*1D transitions* When touching of two bands is split by the SO interaction, a suitable third band can induce 1D MO transitions into the split touching. An example would be transitions 11 \(\rightarrow \) 17 and 12 \(\rightarrow \) 17 labelled g in Fig. 3 that originate in hybridization of bands 11 and 12. In this case, both bands hybridize along \(\Gamma \)-H and diverge in all other directions. The line segment \(\Gamma \)-H is the 1D manifold generating this transition.

In Fig. 7a we present local MO spectra in the vicinity of C\(_{\Delta \parallel }=(0, 0, 0.7)\). It is a result of integration of the Kubo formula (Eq. (1)) in a cubic part of the Brillouin zone centered at C\(_{\Delta \parallel }\) with side length of 0.2 (sketched in the inset). The MO response is dominated by 1D transitions that originate from splitting of bands 11/12 and 14/15. Such transitions are typically weak in intensity and spread out in energy. In pairs, they tend to cancel out almost identically, therefore their contribution to the MO spectra is negligible. These transitions are marked by solid arrows in Fig. 3.

*2D transitions* When crossing of two bands is split by the SO interaction, a suitable third band can induce 2D MO transitions into the split crossing. An example would be transitions 14 \(\rightarrow \) 17 and 14 \(\rightarrow \) 18 labeled j in Fig. 3 that originate in the avoided crossing of bands 17 and 18 at C\(_\Sigma \). The surface generating this transition is shown in Fig. 4b and it is a collection of *k*-points where bands 17 and 18 maximally hybridize.

In Fig. 7b local MO spectrum in a cube centered at C\(_\Sigma \) is shown. In this part of the Brillouin zone, the MO response is dominated by 2D transitions originating in the splitting of bands 17/18 (and also of bands 16/17 which is also located in this cube as shown in Fig. 3; the vertical lines around point C\(_\Sigma \) indicate the edges of the cube). This cube is repeated eight times in the full Brillouin zone, therefore the contribution to the total spectrum coming from this part of the Brillouin zone will be eight times larger which practically covers all the strong peaks around 2–3 eV of the total spectrum. A typical 2D transition consists of two peaks in the MO spectra that are approximately equal in magnitude, have opposite signs and are shifted in energy preventing them from canceling each other. Such transitions exhibit large contributions to the MO spectra and are localized in energy. These transitions are marked by dashed arrows in Fig. 3.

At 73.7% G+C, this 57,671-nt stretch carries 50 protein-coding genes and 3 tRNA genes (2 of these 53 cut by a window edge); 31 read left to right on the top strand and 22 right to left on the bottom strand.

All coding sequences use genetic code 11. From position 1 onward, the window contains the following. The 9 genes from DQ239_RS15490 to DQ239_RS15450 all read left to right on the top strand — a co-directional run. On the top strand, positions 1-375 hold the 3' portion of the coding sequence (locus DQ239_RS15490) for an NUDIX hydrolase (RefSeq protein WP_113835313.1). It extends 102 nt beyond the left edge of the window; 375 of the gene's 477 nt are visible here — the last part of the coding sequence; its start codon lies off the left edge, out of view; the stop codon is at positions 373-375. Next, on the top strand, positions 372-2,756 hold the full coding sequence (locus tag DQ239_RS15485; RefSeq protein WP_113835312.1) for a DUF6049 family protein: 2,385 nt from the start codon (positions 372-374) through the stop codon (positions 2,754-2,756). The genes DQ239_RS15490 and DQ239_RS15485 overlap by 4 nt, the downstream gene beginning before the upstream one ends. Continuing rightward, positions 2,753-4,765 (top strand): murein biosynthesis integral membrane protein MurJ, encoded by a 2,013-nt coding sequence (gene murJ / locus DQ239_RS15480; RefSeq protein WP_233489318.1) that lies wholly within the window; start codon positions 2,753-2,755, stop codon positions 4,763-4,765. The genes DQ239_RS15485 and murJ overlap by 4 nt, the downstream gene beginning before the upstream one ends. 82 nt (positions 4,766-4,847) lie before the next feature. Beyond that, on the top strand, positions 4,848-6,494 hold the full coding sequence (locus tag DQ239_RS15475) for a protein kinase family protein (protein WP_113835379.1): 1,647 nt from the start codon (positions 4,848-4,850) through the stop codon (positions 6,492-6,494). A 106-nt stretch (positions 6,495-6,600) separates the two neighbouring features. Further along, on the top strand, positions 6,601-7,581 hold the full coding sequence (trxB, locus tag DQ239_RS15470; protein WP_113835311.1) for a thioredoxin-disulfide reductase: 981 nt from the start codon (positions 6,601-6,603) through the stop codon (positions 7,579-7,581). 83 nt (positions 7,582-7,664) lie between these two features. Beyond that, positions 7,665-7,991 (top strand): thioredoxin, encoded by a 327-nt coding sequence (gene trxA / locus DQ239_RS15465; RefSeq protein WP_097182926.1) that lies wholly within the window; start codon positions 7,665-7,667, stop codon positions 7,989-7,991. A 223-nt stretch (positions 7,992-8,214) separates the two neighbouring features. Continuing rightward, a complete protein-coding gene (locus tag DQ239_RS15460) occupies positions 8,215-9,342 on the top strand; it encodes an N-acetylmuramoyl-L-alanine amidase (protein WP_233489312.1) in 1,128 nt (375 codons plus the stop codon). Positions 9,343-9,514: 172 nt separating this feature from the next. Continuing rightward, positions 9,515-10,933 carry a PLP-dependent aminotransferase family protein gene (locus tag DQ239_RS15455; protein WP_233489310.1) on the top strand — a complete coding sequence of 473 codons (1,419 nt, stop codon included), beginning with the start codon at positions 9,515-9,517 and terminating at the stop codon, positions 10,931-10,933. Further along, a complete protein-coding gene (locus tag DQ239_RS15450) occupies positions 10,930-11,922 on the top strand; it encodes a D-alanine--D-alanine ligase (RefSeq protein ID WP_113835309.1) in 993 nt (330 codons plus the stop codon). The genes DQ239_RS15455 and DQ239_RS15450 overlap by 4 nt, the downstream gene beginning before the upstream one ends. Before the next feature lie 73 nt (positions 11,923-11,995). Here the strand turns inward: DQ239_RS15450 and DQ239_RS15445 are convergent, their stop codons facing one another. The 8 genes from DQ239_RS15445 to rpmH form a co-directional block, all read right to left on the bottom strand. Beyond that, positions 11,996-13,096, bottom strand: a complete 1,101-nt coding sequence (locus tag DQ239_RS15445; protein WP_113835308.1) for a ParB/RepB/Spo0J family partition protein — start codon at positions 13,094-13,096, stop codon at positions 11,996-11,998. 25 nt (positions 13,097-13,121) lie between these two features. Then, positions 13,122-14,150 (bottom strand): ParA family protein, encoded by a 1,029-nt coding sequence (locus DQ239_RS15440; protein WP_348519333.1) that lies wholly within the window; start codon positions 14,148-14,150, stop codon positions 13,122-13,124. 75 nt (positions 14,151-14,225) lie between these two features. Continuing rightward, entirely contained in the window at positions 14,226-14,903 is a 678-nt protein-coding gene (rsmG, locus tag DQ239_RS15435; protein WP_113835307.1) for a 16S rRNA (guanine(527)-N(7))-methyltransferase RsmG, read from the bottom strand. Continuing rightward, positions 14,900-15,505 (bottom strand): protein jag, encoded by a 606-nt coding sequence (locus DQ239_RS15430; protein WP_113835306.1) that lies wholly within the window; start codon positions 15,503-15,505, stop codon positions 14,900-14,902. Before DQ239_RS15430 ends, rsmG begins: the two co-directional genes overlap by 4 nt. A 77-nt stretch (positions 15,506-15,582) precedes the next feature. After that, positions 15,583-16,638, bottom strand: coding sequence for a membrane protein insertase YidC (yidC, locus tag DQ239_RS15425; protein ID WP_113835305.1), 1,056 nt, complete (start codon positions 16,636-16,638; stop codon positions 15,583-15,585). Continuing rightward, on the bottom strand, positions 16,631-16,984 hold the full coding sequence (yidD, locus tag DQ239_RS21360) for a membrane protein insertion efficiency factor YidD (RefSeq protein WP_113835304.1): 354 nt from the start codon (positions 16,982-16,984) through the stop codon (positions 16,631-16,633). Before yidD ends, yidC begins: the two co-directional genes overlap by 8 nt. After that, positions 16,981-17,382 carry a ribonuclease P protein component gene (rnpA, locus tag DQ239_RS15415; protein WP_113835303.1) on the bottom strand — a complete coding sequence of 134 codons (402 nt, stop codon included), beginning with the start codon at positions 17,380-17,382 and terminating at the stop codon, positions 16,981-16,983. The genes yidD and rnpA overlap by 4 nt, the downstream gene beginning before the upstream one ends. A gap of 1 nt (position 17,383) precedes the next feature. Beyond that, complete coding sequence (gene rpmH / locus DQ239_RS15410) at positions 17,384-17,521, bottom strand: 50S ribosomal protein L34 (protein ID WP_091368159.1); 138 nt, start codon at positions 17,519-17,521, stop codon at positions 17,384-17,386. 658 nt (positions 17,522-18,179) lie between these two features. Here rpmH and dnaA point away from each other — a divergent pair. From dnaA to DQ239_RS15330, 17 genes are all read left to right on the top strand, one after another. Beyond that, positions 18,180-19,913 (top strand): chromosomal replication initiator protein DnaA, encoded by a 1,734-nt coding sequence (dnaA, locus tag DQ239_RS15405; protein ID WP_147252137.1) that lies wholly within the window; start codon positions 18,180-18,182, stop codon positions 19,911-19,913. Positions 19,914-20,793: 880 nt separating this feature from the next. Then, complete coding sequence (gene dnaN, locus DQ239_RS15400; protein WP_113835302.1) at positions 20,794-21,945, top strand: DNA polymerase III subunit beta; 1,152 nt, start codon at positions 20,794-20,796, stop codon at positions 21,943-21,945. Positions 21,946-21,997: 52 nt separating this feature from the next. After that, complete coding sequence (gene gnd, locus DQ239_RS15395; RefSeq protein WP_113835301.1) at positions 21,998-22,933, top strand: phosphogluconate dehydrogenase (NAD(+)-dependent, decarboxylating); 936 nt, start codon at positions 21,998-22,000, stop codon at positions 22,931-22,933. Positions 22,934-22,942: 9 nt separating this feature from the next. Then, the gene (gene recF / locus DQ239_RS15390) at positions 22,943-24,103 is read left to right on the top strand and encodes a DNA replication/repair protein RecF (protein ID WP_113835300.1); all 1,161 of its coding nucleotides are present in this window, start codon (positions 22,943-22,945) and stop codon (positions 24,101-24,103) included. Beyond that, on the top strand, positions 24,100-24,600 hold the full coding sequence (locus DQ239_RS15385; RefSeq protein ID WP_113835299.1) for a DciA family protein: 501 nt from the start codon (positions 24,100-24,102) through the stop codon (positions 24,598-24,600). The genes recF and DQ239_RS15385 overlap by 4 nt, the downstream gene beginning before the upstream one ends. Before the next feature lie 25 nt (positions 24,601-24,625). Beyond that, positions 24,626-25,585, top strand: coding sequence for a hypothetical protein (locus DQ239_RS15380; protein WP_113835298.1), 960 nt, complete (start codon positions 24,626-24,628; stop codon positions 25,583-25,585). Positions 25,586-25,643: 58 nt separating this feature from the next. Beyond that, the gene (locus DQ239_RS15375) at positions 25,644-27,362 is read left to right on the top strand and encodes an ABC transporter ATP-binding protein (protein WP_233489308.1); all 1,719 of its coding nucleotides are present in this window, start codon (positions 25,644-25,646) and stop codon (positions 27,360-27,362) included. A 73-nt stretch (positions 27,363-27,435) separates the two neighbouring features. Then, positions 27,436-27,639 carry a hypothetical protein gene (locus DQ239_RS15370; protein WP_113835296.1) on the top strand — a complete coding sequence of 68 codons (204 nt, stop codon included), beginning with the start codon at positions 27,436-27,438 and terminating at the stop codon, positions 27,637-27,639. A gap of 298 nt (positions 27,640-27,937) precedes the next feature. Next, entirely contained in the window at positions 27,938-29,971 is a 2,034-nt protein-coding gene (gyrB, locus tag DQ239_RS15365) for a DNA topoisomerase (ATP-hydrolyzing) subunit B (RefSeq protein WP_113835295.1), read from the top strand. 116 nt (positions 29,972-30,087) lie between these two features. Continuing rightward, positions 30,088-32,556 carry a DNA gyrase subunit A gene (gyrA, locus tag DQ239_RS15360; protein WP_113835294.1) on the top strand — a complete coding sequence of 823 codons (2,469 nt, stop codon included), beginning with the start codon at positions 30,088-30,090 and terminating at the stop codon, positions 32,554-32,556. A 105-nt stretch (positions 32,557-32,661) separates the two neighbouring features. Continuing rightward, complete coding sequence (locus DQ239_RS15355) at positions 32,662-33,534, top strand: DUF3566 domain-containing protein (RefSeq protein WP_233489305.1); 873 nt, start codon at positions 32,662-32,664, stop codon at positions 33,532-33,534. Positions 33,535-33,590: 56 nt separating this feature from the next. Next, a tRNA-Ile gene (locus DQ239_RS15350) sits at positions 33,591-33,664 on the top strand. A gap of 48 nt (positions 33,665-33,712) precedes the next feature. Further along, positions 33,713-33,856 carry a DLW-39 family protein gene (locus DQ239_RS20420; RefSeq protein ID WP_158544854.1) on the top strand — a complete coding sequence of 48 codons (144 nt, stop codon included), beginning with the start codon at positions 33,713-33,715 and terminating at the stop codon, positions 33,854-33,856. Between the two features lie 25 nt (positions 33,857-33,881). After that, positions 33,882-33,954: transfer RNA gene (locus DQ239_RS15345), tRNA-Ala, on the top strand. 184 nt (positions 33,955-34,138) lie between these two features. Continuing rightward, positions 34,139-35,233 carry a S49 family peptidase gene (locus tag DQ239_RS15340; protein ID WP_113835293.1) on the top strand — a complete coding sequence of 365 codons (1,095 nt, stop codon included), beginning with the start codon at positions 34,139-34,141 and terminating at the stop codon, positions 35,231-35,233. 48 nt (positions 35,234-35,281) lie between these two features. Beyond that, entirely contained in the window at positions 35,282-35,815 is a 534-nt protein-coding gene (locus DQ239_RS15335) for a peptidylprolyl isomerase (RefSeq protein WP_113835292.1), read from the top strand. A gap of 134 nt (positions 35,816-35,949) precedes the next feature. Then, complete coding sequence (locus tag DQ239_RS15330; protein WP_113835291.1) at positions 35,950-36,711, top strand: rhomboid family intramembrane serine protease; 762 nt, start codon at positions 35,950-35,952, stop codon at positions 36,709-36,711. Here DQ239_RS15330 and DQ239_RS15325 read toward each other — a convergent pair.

### Position relative to the magnetization

The magnetization vector assumed in the *z*-direction lowers the symmetry of the cubic crystal by breaking the time-reversal symmetry. The band structure therefore slightly differs in directions parallel and perpendicular to the magnetization. Even such minor change can alter the MO contributions significantly.

The difference of the parallel and perpendicular contributions to the total MO spectrum is demonstrated in Figs. 7 and 8 with the parallel ones dominating in the entire spectral range. Bands that generate the transitions are split by SO and hybridize in the parallel direction while they remain degenerate in the perpendicular direction and are magneto-optically inactive.

## Conclusion

The origin of the magneto-optical effect in bcc Fe was thoroughly studied. The MO response originates in avoided band-crossings due to the SO interaction, therefore MO transitions come in pairs with opposite signs and tend to cancel each other. The extent of the cancellation is predominantly determined by the JDOS of the opposite transitions. In the case of Fe, JDOS is larger for negatively contributing transitions, resulting in overall negative spectrum.

The MO transitions have been classified by the dimensionality of the manifold that is formed by the hybridization of the generating bands as one- or two-dimensional, and by the position relative to the magnetization direction as parallel and perpendicular. The strongest signal to the MO spectra is provided by two-dimensional parallel transitions. We also present several possibilities of enhancing the MO signal (Fig. 9) by an appropriate band structure engineering.

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## Acknowledgements

This work was supported by the Czech Science Foundation (GACR), Grant No. GA19-13310S and by the European Union project Matfun, Project No. CZ.02.1.01/0.0/0.0/15_003/0000487.

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O.S. performed the calculations; M.V. and J.H. contributed to the interpretation of the results and to the underlying theory. All authors read and commented the manuscript.

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Stejskal, O., Veis, M. & Hamrle, J. Band structure analysis of the magneto-optical effect in bcc Fe.
*Sci Rep* **11**, 21026 (2021). https://doi.org/10.1038/s41598-021-00478-1

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DOI: https://doi.org/10.1038/s41598-021-00478-1